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Home arrow Management arrow Performance Management for Agile Organizations: Overthrowing The Eight Management Myths That Hold Businesses Back

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Flexible Deployment

Flexible deployment (Chap. 4) is the capacity to apply a specific set of skills in a variety of ways. This value is the basis for several performance management strategies. Approaches such as job rotation, job enlargement, job enrichment, and multi-skilling are flexible work practices. It can also mean physically moving from one location to another, such as a transfer or secondment. The performance management tool I suggest to strengthen flexible deployment capability is based on multi-skilling, using a skills matrix.

Having an internally mobile workforce is essential for organizational maneuverability. Being able to deploy a set of skills in an assortment of ways boosts the employee and enterprise’s capacity to adapt. Further, the deployment of people’s skills in a variety of contexts makes a business less vulnerable to sudden fluctuations in the economy. Having the ability to use their skills in a range of ways, benefits the employee by maintaining their currency and employability. So this flexible work practice benefits both employer and employee.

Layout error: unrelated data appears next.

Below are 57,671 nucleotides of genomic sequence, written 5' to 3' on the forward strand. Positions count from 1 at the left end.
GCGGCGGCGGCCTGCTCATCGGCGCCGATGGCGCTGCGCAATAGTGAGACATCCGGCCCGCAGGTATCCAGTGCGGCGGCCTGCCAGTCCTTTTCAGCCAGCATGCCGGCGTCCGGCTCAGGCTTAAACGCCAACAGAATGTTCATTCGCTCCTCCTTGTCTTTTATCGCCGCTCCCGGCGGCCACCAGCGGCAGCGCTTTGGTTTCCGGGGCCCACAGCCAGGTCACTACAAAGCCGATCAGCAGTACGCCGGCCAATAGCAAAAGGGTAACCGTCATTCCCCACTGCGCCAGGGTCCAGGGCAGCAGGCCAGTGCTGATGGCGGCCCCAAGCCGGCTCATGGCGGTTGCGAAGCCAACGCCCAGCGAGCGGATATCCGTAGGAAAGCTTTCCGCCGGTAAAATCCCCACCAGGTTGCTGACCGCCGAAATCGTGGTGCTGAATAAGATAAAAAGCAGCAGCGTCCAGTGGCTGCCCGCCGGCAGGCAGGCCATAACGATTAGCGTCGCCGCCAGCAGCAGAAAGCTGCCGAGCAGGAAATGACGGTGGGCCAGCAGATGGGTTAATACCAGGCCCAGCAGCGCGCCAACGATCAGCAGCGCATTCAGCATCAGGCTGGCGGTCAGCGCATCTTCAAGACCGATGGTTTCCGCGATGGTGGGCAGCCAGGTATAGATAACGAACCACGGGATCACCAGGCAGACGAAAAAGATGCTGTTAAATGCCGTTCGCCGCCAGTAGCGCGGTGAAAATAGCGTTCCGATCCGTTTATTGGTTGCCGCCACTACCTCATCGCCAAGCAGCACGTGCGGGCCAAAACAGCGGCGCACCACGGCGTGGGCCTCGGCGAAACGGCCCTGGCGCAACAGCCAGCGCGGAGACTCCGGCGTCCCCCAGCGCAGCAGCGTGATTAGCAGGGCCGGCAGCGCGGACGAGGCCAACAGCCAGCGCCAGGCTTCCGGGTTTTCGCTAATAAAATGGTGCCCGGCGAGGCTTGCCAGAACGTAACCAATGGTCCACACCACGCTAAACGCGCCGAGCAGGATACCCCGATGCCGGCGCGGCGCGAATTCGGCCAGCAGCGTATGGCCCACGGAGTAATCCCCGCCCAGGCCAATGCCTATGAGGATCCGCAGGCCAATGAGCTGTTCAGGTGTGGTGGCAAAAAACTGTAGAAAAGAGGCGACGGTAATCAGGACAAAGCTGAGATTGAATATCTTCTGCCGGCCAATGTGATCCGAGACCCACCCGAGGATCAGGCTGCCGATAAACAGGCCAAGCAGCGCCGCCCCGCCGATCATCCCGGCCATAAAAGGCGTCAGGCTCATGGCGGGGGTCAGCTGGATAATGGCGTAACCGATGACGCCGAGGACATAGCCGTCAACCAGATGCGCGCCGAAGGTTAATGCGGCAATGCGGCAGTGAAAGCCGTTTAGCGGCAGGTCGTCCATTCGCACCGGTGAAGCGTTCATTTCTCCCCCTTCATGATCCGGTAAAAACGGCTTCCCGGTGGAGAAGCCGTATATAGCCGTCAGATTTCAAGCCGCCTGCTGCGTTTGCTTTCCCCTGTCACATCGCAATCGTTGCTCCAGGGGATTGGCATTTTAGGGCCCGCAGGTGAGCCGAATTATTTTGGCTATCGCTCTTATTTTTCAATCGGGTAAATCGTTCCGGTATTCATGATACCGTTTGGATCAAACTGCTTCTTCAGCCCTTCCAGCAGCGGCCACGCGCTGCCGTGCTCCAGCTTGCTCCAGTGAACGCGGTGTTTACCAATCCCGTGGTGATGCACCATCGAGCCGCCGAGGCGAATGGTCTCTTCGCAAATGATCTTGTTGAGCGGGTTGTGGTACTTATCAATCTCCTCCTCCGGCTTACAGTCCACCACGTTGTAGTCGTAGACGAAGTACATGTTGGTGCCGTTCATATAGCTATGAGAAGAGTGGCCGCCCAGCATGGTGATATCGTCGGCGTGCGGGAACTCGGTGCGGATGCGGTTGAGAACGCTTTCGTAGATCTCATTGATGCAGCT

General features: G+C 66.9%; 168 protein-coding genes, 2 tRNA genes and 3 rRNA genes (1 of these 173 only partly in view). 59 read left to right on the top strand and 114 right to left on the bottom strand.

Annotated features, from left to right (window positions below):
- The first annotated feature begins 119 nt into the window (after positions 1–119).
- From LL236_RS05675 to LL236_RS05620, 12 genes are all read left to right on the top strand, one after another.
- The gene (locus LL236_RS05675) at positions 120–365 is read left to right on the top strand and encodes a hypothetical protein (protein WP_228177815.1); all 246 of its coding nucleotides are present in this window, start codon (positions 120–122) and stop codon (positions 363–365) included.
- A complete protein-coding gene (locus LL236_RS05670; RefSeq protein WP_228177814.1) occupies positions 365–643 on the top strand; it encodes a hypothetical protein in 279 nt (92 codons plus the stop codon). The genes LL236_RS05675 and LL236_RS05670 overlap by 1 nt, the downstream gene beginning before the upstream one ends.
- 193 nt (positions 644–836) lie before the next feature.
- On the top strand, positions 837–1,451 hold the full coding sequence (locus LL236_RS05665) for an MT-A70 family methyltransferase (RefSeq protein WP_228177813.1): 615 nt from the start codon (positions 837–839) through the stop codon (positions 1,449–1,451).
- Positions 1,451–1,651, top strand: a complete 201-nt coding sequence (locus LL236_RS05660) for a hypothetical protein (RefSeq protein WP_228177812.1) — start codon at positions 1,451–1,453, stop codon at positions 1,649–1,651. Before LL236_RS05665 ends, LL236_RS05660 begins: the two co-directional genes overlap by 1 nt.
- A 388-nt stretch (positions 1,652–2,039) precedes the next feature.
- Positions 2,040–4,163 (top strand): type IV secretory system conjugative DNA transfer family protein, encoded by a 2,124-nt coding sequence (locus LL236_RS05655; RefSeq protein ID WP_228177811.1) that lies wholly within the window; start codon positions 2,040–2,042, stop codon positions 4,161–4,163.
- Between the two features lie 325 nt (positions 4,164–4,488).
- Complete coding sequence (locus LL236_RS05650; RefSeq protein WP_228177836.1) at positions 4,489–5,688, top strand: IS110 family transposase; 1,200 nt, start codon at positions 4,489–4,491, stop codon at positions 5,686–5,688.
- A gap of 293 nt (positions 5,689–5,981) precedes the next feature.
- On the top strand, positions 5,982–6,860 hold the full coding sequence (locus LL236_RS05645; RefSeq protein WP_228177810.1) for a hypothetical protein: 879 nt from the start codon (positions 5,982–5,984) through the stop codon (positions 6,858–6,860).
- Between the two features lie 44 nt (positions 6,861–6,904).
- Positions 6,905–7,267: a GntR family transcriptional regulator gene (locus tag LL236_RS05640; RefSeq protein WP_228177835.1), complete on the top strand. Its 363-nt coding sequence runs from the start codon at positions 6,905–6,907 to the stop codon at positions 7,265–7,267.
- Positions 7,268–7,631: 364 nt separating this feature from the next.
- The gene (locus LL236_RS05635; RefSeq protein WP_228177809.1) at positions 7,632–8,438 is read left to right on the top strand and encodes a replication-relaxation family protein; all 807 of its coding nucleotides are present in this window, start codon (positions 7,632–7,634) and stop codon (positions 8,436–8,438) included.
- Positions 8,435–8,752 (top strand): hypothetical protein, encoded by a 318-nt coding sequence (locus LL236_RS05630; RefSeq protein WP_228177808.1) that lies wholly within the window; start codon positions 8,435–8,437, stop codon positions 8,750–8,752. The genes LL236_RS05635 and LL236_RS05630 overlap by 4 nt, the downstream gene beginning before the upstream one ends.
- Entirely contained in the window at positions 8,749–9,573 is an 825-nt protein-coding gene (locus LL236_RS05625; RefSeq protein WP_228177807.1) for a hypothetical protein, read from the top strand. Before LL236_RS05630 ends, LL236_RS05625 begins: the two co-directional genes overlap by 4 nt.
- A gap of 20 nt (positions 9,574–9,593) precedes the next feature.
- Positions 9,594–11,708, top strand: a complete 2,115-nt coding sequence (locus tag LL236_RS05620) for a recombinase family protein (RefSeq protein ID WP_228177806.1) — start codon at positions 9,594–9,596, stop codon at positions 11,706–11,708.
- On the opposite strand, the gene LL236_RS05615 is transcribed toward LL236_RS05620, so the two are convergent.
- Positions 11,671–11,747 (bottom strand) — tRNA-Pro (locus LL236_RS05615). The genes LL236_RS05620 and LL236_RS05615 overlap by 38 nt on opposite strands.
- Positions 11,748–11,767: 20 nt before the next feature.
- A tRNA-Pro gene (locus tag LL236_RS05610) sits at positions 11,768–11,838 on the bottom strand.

What’s more, flexible deployment has a positive effect on all seven dimensions of agility. But of them all, flexible deployment is crucial for a business’s maneuverability and adaptability—the ability to change direction. Having the capacity to move employees around the business easily and from one set of tasks to another with minimum disruption, is an adaptive advantage. Specialized employment—the opposite value—makes changing direction a very difficult feat.

Another bonus of role rotation is that the rotated employee views their new tasks through a fresh set of eyes. Without fixed ideas that accompany the customary working arrangements of specialization, a flexibly deployed employee has a fresher perspective; they’re more prone to query and critique existing practices. Specialization, and the narrow focus it engenders, inculcates a rigid set of beliefs about how things can and should be done. Specialists, through habit and familiarity, naturally uphold and defend established processes and procedures.

Conversely, a flexibly deployed employee is inclined to ask questions such as: Why do we do things in this way? So dimensions of agility such as innovation, processing, and recovery speed can benefit from a new and constructively critical perspective. The dimensions of problem-solving and continuous improvement also profit from a fresh outlook and new ideas.

 
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